Counting chromosomes to tell chance of oral cancer
Wednesday, April 25th 2001, 12:00 am
By: News On 6
NEW ORLEANS (AP) _ A simple genetic test can help doctors accurately predict whether people with common white patches inside their mouths are likely to develop deadly oral cancer.
The technique developed at the University of Oslo could help physicians assess patients with the patches, called oral leukoplakia, so they can be treated early if cancer appears likely.
``I think there is a message to physicians: Beware of white patches,'' said Dr. Jon Sudbo, whose study was published in Thursday's issue of the New England Journal of Medicine. ``There is a message to consumers and patients: Beware of white patches. And get them investigated.''
The key is the number of chromosomes in the cells that make up those patches.
If it's the normal 46, cancer is unlikely. If the number is doubled, cancer is more likely. And it becomes very likely if the number cannot be divided evenly by 23, the number of chromosomes received from each parent.
More than 300,000 people around the world, including about 30,000 in the United States, are diagnosed each year with oral cancer, making it the nation's No. 11 cancer and the ninth most common worldwide.
More than half of those people die within five years, largely because the cancers are hard to diagnose early. The death rate hasn't changed in more than 20 years.
Because there is no way to know which white patches will develop into cancer, doctors often remove them as a precaution. But there is also no good way to tell whether they have removed enough.
Sudbo and his colleagues kept a long watch, averaging 8 1/2 years, on 150 patients with white patches where cells showed abnormal formation and organization, a further indication that cancer might develop.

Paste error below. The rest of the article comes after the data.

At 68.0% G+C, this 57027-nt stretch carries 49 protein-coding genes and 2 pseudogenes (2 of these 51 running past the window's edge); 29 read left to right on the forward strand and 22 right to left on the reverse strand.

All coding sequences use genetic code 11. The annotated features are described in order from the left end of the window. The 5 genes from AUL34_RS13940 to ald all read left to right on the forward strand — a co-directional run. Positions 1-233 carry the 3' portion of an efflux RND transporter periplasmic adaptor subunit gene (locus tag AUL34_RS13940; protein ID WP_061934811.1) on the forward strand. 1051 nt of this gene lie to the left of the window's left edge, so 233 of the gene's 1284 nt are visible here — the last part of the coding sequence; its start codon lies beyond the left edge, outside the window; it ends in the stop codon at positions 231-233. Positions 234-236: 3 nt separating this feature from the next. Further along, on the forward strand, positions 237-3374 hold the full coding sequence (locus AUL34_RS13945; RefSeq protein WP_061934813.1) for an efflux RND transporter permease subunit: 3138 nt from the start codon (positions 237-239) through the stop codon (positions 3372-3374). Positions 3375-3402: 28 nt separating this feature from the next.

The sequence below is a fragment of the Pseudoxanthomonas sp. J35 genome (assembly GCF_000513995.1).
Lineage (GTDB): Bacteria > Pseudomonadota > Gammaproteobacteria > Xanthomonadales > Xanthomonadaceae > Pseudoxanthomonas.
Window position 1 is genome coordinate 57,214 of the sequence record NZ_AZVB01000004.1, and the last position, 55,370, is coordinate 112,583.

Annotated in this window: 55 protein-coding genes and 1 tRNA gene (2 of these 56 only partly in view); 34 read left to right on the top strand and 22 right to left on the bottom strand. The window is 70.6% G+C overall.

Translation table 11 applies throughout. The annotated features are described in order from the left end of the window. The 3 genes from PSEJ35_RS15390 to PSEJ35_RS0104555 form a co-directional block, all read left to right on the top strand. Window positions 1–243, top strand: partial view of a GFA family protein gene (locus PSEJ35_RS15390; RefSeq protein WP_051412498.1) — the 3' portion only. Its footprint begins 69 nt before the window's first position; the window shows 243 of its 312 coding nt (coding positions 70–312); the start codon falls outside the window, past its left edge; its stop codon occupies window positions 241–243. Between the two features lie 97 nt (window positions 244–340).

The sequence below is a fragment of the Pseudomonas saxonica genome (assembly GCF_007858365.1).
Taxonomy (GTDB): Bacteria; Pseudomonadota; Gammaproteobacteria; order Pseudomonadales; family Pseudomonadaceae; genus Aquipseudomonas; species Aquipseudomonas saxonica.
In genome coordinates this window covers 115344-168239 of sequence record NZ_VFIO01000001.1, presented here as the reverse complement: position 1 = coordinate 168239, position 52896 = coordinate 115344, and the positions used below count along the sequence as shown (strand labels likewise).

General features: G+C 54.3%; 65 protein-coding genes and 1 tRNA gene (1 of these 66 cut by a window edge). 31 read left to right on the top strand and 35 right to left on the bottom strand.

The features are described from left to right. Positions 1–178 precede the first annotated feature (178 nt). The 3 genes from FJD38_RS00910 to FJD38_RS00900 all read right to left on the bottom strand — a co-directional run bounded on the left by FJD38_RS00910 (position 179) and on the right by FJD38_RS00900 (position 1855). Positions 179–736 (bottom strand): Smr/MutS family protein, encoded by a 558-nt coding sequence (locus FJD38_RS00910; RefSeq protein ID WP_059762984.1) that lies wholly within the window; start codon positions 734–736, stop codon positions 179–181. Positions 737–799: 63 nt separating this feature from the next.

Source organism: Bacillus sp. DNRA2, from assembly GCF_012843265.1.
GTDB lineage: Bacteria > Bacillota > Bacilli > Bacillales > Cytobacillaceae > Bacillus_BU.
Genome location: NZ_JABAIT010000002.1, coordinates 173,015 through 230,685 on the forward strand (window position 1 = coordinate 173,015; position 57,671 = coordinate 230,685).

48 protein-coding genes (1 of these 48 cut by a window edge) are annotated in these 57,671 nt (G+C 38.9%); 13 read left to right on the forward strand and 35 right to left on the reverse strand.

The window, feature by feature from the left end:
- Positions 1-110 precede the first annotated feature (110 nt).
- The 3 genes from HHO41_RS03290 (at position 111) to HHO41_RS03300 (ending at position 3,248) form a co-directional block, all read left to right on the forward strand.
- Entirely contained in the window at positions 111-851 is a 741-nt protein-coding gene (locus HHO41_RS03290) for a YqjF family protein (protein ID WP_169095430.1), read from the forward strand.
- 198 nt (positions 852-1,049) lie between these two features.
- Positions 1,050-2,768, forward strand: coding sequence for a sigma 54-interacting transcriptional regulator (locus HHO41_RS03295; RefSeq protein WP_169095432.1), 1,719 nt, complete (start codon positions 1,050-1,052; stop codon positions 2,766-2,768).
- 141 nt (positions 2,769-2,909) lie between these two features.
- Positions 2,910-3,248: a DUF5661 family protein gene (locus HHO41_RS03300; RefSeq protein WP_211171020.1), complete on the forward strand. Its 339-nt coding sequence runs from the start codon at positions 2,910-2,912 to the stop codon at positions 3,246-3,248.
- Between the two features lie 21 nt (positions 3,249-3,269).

Out of 103 patients with leukoplakia made up of cells with 46 chromosomes, only three developed cancer.
Twelve of 20 patients with 92-chromosome patches developed cancer. But cancer developed in 21 of the 27 patients with ``aneuploid'' lesions _ those in which the chromosomes did not divide evenly by 23. Two of the six non-cancerous patients started with 46-chromosome lesions which later turned aneuploid.
``This gives us the opportunity to treat these patients with chemopreventive agents, which much likely has a much better effect than waiting until it becomes cancer,'' Sudbo said.
No drugs have yet been proved to prevent oral cancer, but many are being tested, said Dr. Scott Lippman, chairman of clinical cancer prevention at the M.D. Anderson Cancer Center in Houston.
He said Sudbo's study was very compelling, but no single test can find every likely cancer because so many different changes can turn cells to cancer.
Thirty to 50 percent of all oral cancers have the normal 46 chromosomes. The test is unlikely to predict those cancers, said Lippman and Dawn Willis, scientific program director for the American Cancer Society
However, they said, several other studies published within the past year have found other genetic markers for oral cancer. For instance, there's also a risk of cancer if cells from the white patches have lost one gene from any of a number of specific pairs. The risk increases with the number of such missing genes.
Many mouth cancers could be prevented by avoiding tobacco and alcohol, she said.
Further studies should develop guidelines for analyzing the results for several different markers at once, Lippman said. ``That's much more predictive than any one marker.''
Other studies could also give doctors a much better idea of how far outside the edges of the white patches they need to go to cut out all pre-cancerous cells, he said.
Genetic tests will let doctors check on whether they got all changed cells, without a biopsy. Lippman said doctors also will be able to check easily on other parts of the mouth, since half of all oral cancers don't grow in the same area as precancerous white patches.